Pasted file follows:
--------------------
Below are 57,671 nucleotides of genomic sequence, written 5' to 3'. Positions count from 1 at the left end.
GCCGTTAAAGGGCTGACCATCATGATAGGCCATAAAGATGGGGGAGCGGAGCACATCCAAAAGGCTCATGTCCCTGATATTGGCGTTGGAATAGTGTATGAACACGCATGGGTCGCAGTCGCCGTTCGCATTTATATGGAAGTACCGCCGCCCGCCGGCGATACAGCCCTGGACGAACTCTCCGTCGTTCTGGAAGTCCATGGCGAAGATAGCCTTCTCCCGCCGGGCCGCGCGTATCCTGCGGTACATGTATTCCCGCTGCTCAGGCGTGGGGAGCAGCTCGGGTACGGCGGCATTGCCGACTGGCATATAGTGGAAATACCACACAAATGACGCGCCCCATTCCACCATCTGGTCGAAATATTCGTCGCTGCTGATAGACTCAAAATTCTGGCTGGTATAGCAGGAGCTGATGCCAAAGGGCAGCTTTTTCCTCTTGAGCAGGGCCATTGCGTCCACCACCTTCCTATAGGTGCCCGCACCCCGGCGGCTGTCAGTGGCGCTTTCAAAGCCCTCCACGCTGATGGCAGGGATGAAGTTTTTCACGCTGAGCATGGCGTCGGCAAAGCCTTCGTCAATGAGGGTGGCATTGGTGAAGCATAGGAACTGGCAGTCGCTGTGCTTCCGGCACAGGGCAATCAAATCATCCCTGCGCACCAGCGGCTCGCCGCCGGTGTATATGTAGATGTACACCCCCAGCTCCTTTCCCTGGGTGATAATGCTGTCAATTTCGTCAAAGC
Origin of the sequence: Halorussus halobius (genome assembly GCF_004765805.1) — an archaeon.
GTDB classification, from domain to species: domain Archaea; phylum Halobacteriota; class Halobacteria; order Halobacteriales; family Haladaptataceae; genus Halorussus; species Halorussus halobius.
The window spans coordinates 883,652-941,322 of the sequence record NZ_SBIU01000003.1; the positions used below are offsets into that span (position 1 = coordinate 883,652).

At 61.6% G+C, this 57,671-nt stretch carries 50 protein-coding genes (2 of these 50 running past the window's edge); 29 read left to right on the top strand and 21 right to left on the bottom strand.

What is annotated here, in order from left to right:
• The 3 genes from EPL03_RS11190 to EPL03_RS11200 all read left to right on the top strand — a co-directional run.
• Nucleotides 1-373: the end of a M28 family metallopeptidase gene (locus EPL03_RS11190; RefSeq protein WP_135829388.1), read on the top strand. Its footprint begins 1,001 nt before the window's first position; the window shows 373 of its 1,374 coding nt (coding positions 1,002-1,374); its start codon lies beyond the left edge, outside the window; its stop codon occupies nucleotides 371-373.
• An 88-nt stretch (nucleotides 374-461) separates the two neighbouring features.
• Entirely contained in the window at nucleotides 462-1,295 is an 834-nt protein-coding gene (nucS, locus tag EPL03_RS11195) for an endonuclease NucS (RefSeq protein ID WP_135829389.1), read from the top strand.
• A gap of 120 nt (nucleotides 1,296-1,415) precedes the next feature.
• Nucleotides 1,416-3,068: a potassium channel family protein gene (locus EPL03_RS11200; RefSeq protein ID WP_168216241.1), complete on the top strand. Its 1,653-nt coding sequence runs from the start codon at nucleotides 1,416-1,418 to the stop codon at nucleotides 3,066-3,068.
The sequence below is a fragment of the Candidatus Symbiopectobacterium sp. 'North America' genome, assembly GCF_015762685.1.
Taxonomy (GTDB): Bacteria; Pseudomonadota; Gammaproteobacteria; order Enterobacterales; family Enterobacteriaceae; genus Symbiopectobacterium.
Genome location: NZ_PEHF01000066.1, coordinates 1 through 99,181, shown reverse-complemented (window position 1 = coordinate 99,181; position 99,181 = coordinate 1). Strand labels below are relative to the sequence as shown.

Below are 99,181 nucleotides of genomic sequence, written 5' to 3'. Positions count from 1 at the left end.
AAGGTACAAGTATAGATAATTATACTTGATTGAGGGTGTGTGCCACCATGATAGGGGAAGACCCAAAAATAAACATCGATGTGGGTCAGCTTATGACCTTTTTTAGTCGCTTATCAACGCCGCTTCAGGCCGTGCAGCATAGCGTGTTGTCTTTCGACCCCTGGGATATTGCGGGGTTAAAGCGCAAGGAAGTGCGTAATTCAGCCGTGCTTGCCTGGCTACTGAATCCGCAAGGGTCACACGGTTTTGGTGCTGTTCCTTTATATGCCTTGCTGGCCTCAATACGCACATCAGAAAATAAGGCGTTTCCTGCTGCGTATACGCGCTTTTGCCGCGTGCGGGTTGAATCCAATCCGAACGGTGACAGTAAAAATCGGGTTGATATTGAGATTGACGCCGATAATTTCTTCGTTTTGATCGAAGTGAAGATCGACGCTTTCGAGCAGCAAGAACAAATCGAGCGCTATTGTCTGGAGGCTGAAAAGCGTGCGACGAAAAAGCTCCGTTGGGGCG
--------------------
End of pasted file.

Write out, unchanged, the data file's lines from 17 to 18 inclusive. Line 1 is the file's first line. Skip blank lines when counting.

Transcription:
Below are 99,181 nucleotides of genomic sequence, written 5' to 3'. Positions count from 1 at the left end.
AAGGTACAAGTATAGATAATTATACTTGATTGAGGGTGTGTGCCACCATGATAGGGGAAGACCCAAAAATAAACATCGATGTGGGTCAGCTTATGACCTTTTTTAGTCGCTTATCAACGCCGCTTCAGGCCGTGCAGCATAGCGTGTTGTCTTTCGACCCCTGGGATATTGCGGGGTTAAAGCGCAAGGAAGTGCGTAATTCAGCCGTGCTTGCCTGGCTACTGAATCCGCAAGGGTCACACGGTTTTGGTGCTGTTCCTTTATATGCCTTGCTGGCCTCAATACGCACATCAGAAAATAAGGCGTTTCCTGCTGCGTATACGCGCTTTTGCCGCGTGCGGGTTGAATCCAATCCGAACGGTGACAGTAAAAATCGGGTTGATATTGAGATTGACGCCGATAATTTCTTCGTTTTGATCGAAGTGAAGATCGACGCTTTCGAGCAGCAAGAACAAATCGAGCGCTATTGTCTGGAGGCTGAAAAGCGTGCGACGAAAAAGCTCCGTTGGGGCG